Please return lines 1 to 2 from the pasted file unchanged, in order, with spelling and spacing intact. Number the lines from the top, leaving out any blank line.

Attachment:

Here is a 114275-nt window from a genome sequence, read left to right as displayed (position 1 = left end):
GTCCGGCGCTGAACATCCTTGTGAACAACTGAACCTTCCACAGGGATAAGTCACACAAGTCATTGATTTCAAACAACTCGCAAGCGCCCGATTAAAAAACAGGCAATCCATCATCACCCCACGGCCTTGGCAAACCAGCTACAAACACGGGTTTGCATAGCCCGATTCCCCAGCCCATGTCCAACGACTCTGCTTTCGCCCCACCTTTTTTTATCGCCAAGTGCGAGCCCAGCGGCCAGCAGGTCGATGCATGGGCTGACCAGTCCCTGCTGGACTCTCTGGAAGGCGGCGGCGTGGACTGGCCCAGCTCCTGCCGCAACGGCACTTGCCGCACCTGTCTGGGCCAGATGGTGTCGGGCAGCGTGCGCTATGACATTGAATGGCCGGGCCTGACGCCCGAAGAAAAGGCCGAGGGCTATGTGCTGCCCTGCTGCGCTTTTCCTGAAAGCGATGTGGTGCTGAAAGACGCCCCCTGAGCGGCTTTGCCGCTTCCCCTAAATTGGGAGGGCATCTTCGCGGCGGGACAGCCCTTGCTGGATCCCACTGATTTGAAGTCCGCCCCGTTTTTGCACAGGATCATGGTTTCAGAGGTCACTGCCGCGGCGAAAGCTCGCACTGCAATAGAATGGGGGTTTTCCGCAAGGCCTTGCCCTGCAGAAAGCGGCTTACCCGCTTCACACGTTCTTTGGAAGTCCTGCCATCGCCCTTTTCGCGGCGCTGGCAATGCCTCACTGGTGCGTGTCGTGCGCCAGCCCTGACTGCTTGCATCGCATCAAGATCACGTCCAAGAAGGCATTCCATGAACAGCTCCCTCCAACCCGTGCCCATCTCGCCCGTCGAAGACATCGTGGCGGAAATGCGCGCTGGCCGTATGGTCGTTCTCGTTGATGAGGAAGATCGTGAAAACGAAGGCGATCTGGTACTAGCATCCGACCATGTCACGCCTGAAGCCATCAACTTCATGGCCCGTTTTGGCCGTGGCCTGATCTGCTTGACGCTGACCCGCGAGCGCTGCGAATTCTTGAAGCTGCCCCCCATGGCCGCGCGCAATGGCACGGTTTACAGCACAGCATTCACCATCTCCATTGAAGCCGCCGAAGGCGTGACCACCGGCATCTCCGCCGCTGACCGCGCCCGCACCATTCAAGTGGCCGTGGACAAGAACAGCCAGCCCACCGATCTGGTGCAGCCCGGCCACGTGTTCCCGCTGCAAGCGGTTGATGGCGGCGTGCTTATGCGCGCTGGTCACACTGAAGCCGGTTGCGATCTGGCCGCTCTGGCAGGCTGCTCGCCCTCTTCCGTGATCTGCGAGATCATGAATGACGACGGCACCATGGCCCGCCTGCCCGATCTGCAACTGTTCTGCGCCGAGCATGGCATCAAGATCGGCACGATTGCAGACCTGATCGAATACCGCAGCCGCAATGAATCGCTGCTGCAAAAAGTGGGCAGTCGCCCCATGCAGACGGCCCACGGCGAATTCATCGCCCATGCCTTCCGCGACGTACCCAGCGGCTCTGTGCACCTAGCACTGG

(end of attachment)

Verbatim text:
Here is a 114275-nt window from a genome sequence, read left to right as displayed (position 1 = left end):
GTCCGGCGCTGAACATCCTTGTGAACAACTGAACCTTCCACAGGGATAAGTCACACAAGTCATTGATTTCAAACAACTCGCAAGCGCCCGATTAAAAAACAGGCAATCCATCATCACCCCACGGCCTTGGCAAACCAGCTACAAACACGGGTTTGCATAGCCCGATTCCCCAGCCCATGTCCAACGACTCTGCTTTCGCCCCACCTTTTTTTATCGCCAAGTGCGAGCCCAGCGGCCAGCAGGTCGATGCATGGGCTGACCAGTCCCTGCTGGACTCTCTGGAAGGCGGCGGCGTGGACTGGCCCAGCTCCTGCCGCAACGGCACTTGCCGCACCTGTCTGGGCCAGATGGTGTCGGGCAGCGTGCGCTATGACATTGAATGGCCGGGCCTGACGCCCGAAGAAAAGGCCGAGGGCTATGTGCTGCCCTGCTGCGCTTTTCCTGAAAGCGATGTGGTGCTGAAAGACGCCCCCTGAGCGGCTTTGCCGCTTCCCCTAAATTGGGAGGGCATCTTCGCGGCGGGACAGCCCTTGCTGGATCCCACTGATTTGAAGTCCGCCCCGTTTTTGCACAGGATCATGGTTTCAGAGGTCACTGCCGCGGCGAAAGCTCGCACTGCAATAGAATGGGGGTTTTCCGCAAGGCCTTGCCCTGCAGAAAGCGGCTTACCCGCTTCACACGTTCTTTGGAAGTCCTGCCATCGCCCTTTTCGCGGCGCTGGCAATGCCTCACTGGTGCGTGTCGTGCGCCAGCCCTGACTGCTTGCATCGCATCAAGATCACGTCCAAGAAGGCATTCCATGAACAGCTCCCTCCAACCCGTGCCCATCTCGCCCGTCGAAGACATCGTGGCGGAAATGCGCGCTGGCCGTATGGTCGTTCTCGTTGATGAGGAAGATCGTGAAAACGAAGGCGATCTGGTACTAGCATCCGACCATGTCACGCCTGAAGCCATCAACTTCATGGCCCGTTTTGGCCGTGGCCTGATCTGCTTGACGCTGACCCGCGAGCGCTGCGAATTCTTGAAGCTGCCCCCCATGGCCGCGCGCAATGGCACGGTTTACAGCACAGCATTCACCATCTCCATTGAAGCCGCCGAAGGCGTGACCACCGGCATCTCCGCCGCTGACCGCGCCCGCACCATTCAAGTGGCCGTGGACAAGAACAGCCAGCCCACCGATCTGGTGCAGCCCGGCCACGTGTTCCCGCTGCAAGCGGTTGATGGCGGCGTGCTTATGCGCGCTGGTCACACTGAAGCCGGTTGCGATCTGGCCGCTCTGGCAGGCTGCTCGCCCTCTTCCGTGATCTGCGAGATCATGAATGACGACGGCACCATGGCCCGCCTGCCCGATCTGCAACTGTTCTGCGCCGAGCATGGCATCAAGATCGGCACGATTGCAGACCTGATCGAATACCGCAGCCGCAATGAATCGCTGCTGCAAAAAGTGGGCAGTCGCCCCATGCAGACGGCCCACGGCGAATTCATCGCCCATGCCTTCCGCGACGTACCCAGCGGCTCTGTGCACCTAGCACTGG